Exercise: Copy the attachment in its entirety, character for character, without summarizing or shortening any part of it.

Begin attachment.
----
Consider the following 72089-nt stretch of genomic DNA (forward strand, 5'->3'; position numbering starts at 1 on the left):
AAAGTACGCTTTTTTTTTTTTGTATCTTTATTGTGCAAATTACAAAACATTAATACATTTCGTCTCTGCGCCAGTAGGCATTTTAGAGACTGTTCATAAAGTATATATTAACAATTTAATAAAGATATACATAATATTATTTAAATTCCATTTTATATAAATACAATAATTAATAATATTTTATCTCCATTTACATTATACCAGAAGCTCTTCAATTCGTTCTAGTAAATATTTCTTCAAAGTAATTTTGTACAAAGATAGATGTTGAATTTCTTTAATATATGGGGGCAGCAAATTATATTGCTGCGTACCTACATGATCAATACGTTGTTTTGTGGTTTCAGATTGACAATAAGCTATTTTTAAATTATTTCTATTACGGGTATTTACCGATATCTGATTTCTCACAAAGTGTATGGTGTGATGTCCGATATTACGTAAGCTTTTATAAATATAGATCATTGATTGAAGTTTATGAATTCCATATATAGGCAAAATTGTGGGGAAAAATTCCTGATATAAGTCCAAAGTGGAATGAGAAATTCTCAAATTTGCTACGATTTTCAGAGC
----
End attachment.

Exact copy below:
Consider the following 72089-nt stretch of genomic DNA (forward strand, 5'->3'; position numbering starts at 1 on the left):
AAAGTACGCTTTTTTTTTTTTGTATCTTTATTGTGCAAATTACAAAACATTAATACATTTCGTCTCTGCGCCAGTAGGCATTTTAGAGACTGTTCATAAAGTATATATTAACAATTTAATAAAGATATACATAATATTATTTAAATTCCATTTTATATAAATACAATAATTAATAATATTTTATCTCCATTTACATTATACCAGAAGCTCTTCAATTCGTTCTAGTAAATATTTCTTCAAAGTAATTTTGTACAAAGATAGATGTTGAATTTCTTTAATATATGGGGGCAGCAAATTATATTGCTGCGTACCTACATGATCAATACGTTGTTTTGTGGTTTCAGATTGACAATAAGCTATTTTTAAATTATTTCTATTACGGGTATTTACCGATATCTGATTTCTCACAAAGTGTATGGTGTGATGTCCGATATTACGTAAGCTTTTATAAATATAGATCATTGATTGAAGTTTATGAATTCCATATATAGGCAAAATTGTGGGGAAAAATTCCTGATATAAGTCCAAAGTGGAATGAGAAATTCTCAAATTTGCTACGATTTTCAGAGC